I remember one of the few tough sets I had when it was pretty much a tie. The reason is I was being heckled by a grandma. Female hecklers, in general, are trickier for a male comic. The reason is if a comic eviscerates a female heckler he can easily come across as a total jerk. These feelings are only compounded when the heckler is a grandma. No one wants to see someone rip apart a nice old lady. Well, this old lady screamed out “not funny” during an edgy joke and mocking her in a way that didn’t come across as too cruel yet enabled me to continue the show was challenging. That was probably my toughest heckler in recent memory—not because of what she said so much as because of what she represented to a lot of audience members.

 

Q:  What is your strangest teaching story?

 

A: My first year teaching, at a local community college, I had a student with Tourette’s Syndrome in a racially-diverse remedial class. Her condition was such that she could not control the urge to yell out racial epithets. Needless to say the other students hated her. Every day the class was on the verge of a race riot. Because she had a medical note specifying she couldn’t control what she blurted out I had to be sensitive to her condition. At the same time, I had to keep in mind that she was pissing off the entire class in a highly disruptive fashion.

 

I tried to suggest she do her best to control her condition which only seemed to make matters worse. The class was a nightmare. Every day was jarring. I’d routinely kick students out. I had them all sign behavioral contracts stipulating that certain poor behaviors would get them an F. I gave surprise quizzes and complex homework assignments in a futile attempt to gain control of the classroom dynamic.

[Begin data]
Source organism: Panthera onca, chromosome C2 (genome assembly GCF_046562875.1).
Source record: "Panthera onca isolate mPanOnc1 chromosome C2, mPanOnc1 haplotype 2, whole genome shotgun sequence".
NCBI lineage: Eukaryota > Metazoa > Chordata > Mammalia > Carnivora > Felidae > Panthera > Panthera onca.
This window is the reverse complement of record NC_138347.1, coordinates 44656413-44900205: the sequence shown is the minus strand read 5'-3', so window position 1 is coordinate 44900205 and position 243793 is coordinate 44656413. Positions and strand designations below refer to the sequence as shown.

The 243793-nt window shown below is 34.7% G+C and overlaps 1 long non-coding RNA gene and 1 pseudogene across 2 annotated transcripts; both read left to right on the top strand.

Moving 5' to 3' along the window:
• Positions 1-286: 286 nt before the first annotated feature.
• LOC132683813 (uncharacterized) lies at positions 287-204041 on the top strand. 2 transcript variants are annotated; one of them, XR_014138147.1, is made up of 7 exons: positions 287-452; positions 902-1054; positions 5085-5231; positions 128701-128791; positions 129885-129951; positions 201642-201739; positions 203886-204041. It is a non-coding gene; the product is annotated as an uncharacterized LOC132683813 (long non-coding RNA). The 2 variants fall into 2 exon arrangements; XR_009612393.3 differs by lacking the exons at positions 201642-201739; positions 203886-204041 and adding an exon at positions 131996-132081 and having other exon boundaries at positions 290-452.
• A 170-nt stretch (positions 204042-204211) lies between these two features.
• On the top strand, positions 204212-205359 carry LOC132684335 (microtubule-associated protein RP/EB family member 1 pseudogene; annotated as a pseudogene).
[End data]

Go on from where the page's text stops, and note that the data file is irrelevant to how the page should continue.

Then, one day, during another heated exchange, where I threatened to fail one student who was being rude to the girl with Tourette’s, he stood up and said that if I didn’t pass him he’d come into school and shoot me. He went on to describe how he’d do it graphically. Given all the school shootings at the time that was a very endearing threat. Then he stormed out and slammed the door.

 

Remarkably, he ended up passing the class. Not because his intimidation worked. I would rather die than lose integrity. But because, in spite of his behavioral problems, his writing was at a level that was ready to move onto the next class. It was terribly inappropriate behavior and, in retrospect, I should have reported him to the Dean’s office. But he probably moved on from it, and, hopefully, never threatened to kill any of his other instructors.